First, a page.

Saturday, December 13, 2014

Hour of Code is Underway

This week is Computer Science Education Week and many schools throughout the country have been participating in Hour of Code and thus I have been getting lots of questions from my friends on what resources are good for learning how to computer program.

Fortunately there are lots of wonderful resources out there. Unfortunately learning to code is intimidating and complicated and it is easy to become overwhelmed. Many people have a specific idea of what they want to make but then realize that they are going to need a lot of background knowledge before they can even begin to think about implementing their idea.

The resources are, the site that is the center of the Hour of Code week, are great and there are easy to step through lessons. But many people and children have a hard time making the connection between the visual drag-and-drop language provided on and "real" text based languages like Java, Javascript, Objective-C, etc.

Alternatively if you pick up a learn-to-code in language-of-your-choice book, almost always, it is complicated and makes an assumption that the reader already know something about computer programming. Essentially I have found that the materials currently available, neglect to explain clearly some of the most basic concepts of computer programming and thus create an unnecessary hurdle for the beginner.

Over the years I have been reading information on what makes a person successfully learn and/or struggle to learn computer programming and the two things that stuck out for me are:

1) People who never master the ability to write code, never grasp what variables are and how they work. Since variables are the most fundamental building block in writing a program, this is a huge problem. It is also very understandable because it is typically a topic that is breezed over very quickly.

2)  People who are successful coders do not dwell on trying to find meaning where it doesn't matter. Computers simply follow a set of rules and it doesn't matter if the rule looks like gobble-dee-gook to a person. When a computer sees a specific word/letter/symbol etc it does whatever the associated rules are for that word/letter/symbol are. Often the original meaning or intention behind the word/letter/symbol is no longer valid or relevant. Some people have a hard time getting over the meaninglessness that is frequently found in computer programming languages.

Thus when my seven year old said that she wanted to write "real" code I didn't use any prepared material and simply took out a white board and started explaining very simply what variables were and how they are used. I wasn't sure how much she would be able to grasp as her math knowledge is pretty limited, but amazingly she understood and started writing code and making her own simple programs. We continued learning about if statements and looping structures. I have also started teaching weekly lessons in her second grade class to groups of six or seven students at a time. In starting simply and explaining thoroughly the kids have been able to understand and write code in "real" text based programming languages.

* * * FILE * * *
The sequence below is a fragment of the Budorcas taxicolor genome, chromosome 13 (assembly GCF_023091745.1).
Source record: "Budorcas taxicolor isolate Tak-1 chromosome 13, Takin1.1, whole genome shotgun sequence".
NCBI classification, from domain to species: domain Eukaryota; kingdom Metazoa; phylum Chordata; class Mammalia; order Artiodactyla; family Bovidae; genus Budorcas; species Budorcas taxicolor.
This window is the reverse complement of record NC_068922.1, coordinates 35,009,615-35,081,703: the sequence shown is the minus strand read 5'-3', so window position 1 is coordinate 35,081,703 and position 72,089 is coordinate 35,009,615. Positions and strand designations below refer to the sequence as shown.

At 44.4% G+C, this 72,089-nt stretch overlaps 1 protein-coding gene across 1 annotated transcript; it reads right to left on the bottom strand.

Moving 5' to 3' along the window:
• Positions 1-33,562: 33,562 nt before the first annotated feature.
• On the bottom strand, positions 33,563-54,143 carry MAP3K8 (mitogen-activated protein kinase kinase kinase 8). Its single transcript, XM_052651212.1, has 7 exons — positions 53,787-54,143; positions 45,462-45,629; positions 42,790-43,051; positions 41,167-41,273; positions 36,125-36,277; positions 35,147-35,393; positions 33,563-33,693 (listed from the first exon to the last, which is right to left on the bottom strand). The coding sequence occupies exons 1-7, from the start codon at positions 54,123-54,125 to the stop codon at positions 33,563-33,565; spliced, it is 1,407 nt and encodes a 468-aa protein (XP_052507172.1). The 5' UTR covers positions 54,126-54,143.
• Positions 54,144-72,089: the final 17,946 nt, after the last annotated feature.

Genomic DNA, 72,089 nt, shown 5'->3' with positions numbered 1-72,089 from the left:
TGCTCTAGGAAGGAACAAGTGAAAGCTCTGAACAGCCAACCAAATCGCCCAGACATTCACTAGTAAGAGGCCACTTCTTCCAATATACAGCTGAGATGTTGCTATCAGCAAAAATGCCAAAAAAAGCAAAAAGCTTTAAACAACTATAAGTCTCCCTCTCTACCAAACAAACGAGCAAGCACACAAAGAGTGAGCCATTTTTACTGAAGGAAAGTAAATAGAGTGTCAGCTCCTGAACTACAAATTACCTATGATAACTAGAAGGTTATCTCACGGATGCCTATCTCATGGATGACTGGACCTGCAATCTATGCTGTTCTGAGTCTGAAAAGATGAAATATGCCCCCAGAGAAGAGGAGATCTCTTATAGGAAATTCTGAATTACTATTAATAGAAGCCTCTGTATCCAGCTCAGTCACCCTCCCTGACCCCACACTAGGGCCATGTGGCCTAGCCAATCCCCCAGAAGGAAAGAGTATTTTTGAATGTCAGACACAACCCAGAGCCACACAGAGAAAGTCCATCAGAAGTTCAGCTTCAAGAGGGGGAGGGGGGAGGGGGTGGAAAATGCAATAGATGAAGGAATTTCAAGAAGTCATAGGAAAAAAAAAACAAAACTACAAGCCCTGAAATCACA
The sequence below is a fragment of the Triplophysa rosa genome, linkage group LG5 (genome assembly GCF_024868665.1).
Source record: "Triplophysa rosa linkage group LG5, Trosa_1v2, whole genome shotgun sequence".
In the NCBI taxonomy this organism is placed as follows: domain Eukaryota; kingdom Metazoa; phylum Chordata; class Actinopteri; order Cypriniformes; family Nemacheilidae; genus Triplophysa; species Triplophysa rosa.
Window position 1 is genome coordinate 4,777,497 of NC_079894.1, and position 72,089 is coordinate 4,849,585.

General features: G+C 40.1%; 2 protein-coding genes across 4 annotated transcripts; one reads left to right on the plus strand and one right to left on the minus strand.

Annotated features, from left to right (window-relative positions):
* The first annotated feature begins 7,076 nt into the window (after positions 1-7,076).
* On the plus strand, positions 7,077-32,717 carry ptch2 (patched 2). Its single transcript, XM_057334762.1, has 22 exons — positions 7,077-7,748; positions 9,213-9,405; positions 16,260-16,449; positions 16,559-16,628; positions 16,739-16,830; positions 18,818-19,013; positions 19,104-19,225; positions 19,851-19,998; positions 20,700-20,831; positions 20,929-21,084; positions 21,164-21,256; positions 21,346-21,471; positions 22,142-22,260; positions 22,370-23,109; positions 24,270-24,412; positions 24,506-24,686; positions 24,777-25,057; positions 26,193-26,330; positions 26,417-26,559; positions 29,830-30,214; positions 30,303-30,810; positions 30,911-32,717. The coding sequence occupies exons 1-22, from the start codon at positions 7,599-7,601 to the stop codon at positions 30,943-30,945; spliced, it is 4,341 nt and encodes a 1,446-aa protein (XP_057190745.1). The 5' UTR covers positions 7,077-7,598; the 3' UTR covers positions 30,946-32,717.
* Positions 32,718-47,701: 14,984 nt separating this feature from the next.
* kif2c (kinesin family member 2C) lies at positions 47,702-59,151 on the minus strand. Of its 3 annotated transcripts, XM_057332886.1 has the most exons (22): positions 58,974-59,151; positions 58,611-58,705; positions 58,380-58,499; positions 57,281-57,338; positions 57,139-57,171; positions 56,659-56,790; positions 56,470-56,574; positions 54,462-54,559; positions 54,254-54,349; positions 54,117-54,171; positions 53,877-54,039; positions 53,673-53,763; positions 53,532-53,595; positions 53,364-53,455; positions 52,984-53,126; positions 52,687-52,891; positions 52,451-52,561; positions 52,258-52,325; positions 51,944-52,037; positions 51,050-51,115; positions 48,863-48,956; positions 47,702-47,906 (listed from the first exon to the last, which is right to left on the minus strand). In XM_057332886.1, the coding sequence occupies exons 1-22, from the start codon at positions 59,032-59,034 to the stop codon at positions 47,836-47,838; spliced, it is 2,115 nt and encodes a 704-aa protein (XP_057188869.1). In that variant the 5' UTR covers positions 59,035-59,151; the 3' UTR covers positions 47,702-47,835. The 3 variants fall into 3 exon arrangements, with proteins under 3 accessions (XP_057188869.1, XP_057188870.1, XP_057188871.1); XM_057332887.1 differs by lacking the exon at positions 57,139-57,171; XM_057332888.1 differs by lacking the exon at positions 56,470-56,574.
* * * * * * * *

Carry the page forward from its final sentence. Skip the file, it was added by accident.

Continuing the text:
Thus confident in my ability to explain these concepts I have started making a series of videos that are designed to fill in the missing information. The videos are designed for beginners who are planning on taking a computer science course, or those who want to learn a specific language but get overwhelmed at the books they have picked up. The videos are also good for kids either before or after they have worked through the lessons on to help connect the relationship between visual programming languages and text based languages.

One thing to keep in mind is that learning how to code is similar to learning how to write or draw.  It is something in which there are a wide range of skill levels and in which mastery takes years of practice and study.

Here are the first few videos in the series. The whole series will be released as an app and/or website. If you want to be notified when the full product is completed you can sign up here. I will not sell, rent, or trade your email address. I will only use it to notify you about the status of this project.  I am estimating that the final product will priced at $10.

How to Create Variables

How to Change Variables

How to Name Variables

An Example Program that Creates and Changes Variables

In the meantime here are other good resources for learning how to code: - This is a curriculum that uses a visual programming language (ie a drag-and-drop language that you don't have to worry about syntax errors), and helps develop the ability to think logically and use programming logic structures.

Scratch - This is another visual programming language that has been around for quite a while and allows you to create programs via a website. - A website that allows you to run code via a website, meaning  you don't have to go through the complicated steps of installing a development environment and thus very nice for classroom environments.  I think Lua is the best language to use in this environment.